Universality, Ethics and International Relations A Grammatical Reading
Universality Ethics and International Relations introduces students to the key debates about ethics in international relations theory. This book explores the reasons why grappling with universality and ethics seems to be a profound endeavour and where we end up when we do.
By offering a new way of thinking about ethics in International Relations, Pin-Fat shows that there are several varieties of universality which are offered as the answer to ethics in global politics; the divine universality of Hans Morgenthau, the ideal universality of Charles R. Beitz and the binary universality of Michael Walzer. Taking the reader on a grammatical odyssey through each, the book concludes that profound searches for the foundations of universality can’t fulfil our deepest desires for an answer to ethics in global politics. Pin-Fat suggests that the failure of these searches reveals the ethical desirability of defending universality as (im)possible.
An ideal text for use in a wide variety of courses, including ethics in international relations, international relations theory, and international political theory, this work provides a valuable new contribution to this rapidly developing field of research.
1. Reading Grammatically:Reading, representation and the limits of language 2. Universality as Conjunctive Solution: Ethics 'and' International Relations 3. Divine Universality: Morgenthau, alchemy and the national-interest 4. Ideal Universality: Beitz, reason and the ghost of Houdini 5. Binary Universality: Walzer, thinning the thick and fattening up the thin 6. In Defence of Universality: (Im)possible univeralism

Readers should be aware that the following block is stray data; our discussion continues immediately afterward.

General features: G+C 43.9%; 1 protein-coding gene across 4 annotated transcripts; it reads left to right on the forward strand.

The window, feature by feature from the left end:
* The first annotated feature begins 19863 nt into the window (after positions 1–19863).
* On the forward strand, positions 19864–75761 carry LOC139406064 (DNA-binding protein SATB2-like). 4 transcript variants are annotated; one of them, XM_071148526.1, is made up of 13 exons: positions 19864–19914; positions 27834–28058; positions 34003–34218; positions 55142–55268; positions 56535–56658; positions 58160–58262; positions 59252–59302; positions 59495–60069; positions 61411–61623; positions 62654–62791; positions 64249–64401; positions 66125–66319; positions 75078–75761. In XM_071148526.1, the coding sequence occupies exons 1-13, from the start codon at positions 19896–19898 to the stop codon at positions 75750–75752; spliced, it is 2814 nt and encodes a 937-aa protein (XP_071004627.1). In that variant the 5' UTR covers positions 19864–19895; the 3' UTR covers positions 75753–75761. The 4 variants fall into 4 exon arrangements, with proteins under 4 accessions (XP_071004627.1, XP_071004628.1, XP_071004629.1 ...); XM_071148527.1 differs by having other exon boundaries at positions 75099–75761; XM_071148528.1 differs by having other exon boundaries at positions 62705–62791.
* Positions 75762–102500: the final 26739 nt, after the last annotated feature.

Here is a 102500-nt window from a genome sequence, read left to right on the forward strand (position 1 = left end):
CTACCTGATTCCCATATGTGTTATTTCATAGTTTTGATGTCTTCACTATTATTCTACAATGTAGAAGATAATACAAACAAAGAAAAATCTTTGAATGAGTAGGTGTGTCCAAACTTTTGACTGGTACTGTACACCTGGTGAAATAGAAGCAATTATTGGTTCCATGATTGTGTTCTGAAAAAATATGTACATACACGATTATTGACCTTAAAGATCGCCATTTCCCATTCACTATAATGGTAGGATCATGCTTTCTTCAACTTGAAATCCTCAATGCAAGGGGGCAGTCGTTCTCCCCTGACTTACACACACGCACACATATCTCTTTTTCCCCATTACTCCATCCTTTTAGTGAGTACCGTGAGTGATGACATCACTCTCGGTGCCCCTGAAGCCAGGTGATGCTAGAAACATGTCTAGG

'A sophisticated and refreshing argument against the metaphysical seductions of universalism in IR theory. Pin-Fat's Wittgensteinian 'grammatical reading' takes theories of international ethics back to the rough ground in ways that challenge realist, cosmopolitan and communitarian approaches.' - Kimberly Hutchings, London School of Economics, UK
'Central to critical discourses in International Relations are questions related to what constitutes the ‘universal’, how it is used in political thought, and the ways in which it relates to operations of power in global politics. Veronique Pin-Fat’s ‘grammatical’ reading is one of the most original interventions on the relationship between ethics, universality, and international politics, bringing not only Wittgenstein, but her own voice to our deliberations. This is one of the most challenging contributions to international relations theory in general and to critical thought in particular.' - Vivienne Jabri, Kings College London, UK